The remainder of the notebook is generally the same, and as with its predecessors, the G74SX runs remarkably cool and quiet even under extended gaming sessions. Why they don’t stuff in a faster GPU than the GTX 560M—at least in certain models—remains a bit of a mystery. The Alienware M17x isn’t all that different and supports the GTX 580M, and outside of potential power adapter constraints (hello 100W dGPU), the GTX 580M seems like it would work in the G74S chassis. That’s the real competition for ASUS here: Alienware’s more expensive but potentially better equipped M17x R3 gaming notebook.

We really liked the M17x R3, enough that we gave it our Bronze Editors’ Choice award. The G74SX runs quieter and doesn’t get as hot, and in my opinion it has a perfect keyboard layout with no discernible flex. Alienware counters with zoned colored backlighting and higher spec GPU and CPU options, but they’ll cost you. The M17x with GTX 560M and upgraded to 1080p and 16GB RAM is already at $2050, and that doesn’t include Intel’s 160GB SSD, so you’re basically looking at $375 for a straight-across upgrade to an M17x R3 with the same specs (but with extra lighting). Kick the M17x to a GTX 580M and you add another $500, which is probably more than most people are willing to pay—for that matter, the $1950 starting price of the G74SX-A2 is already dangerously high, though models without the SSD, with less memory, and with a 1600x900 LCD can be had for $1300 (or there's the $1200 Best Buy model linked above) if that’s what you’re after.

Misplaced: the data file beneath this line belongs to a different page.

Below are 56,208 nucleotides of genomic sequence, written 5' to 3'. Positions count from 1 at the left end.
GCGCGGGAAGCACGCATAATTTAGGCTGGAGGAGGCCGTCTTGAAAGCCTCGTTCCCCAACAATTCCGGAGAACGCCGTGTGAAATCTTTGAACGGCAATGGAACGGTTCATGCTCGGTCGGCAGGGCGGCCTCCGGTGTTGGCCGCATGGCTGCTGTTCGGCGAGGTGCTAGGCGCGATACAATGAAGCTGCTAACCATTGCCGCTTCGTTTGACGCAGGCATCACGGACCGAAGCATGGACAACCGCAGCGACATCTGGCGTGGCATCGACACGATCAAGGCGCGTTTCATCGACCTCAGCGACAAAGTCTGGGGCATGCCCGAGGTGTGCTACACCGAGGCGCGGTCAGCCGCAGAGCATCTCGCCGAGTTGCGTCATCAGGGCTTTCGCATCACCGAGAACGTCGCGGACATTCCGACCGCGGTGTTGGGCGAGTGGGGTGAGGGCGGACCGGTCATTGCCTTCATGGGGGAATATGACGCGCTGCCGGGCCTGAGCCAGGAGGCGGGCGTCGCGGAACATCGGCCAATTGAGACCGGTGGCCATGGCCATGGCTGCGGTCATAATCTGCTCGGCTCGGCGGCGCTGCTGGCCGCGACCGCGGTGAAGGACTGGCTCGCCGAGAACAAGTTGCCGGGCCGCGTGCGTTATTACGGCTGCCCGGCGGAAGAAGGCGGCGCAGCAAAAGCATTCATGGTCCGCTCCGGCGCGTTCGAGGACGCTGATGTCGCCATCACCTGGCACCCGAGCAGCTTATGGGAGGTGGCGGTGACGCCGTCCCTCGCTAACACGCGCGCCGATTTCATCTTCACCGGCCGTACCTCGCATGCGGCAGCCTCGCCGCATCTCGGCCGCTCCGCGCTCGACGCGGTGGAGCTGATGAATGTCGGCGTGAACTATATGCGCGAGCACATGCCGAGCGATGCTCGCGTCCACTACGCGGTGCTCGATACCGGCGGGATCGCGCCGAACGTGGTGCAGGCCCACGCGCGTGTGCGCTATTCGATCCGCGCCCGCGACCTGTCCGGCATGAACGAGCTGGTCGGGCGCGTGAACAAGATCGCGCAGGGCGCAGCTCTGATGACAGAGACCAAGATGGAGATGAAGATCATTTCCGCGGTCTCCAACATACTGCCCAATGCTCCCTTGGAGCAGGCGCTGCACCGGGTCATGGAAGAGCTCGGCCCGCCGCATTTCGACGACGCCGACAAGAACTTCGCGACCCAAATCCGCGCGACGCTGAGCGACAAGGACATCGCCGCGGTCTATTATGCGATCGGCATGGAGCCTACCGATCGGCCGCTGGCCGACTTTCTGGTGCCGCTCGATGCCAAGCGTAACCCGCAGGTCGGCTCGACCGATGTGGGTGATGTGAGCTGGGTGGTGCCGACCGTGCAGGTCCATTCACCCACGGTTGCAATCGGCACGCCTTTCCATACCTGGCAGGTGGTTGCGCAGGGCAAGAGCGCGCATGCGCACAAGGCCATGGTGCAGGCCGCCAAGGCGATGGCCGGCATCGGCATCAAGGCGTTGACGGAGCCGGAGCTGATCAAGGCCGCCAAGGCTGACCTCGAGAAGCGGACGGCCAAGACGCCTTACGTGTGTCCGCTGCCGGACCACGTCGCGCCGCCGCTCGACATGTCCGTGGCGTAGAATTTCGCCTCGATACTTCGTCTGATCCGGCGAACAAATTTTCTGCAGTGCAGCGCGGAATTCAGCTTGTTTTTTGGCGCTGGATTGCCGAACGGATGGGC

From a design standpoint, the G74SX has really addressed all of our complaints with the previous G73 series—not that we had any severe concerns, as we even awarded the G73Jh a Gold Award when it first launched. The chassis feels more refined, and with an SSD for the OS and applications (and maybe even a few games), the overall experience is definitely improved. There are faster gaming notebooks, or less expensive gaming notebooks, but it’s hard to find fault with the overall balance of options used in the G74SX-A2. Let’s hit the benchmarks for a few pages before coming to a final conclusion.

Application Performance: Add an SSD for Improved Performance
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  • seapeople - Friday, October 7, 2011 - link

    Don't say things like that, because soon we'll be hearing from the "I have 32GB of RAM and it's not enough for my super duper special application load" crowd.
  • JojoKracko - Tuesday, October 11, 2011 - link

    He is saying 8GB because the 16GB is useless for the rest of the computer's specs. It is just a waste. Cheap marketing poop.
  • DanNeely - Thursday, October 6, 2011 - link

    The table at the start of the review indicates a HannStar panel, the LCD page says it's a Chimei Innolux.
  • Joehettinger - Thursday, October 6, 2011 - link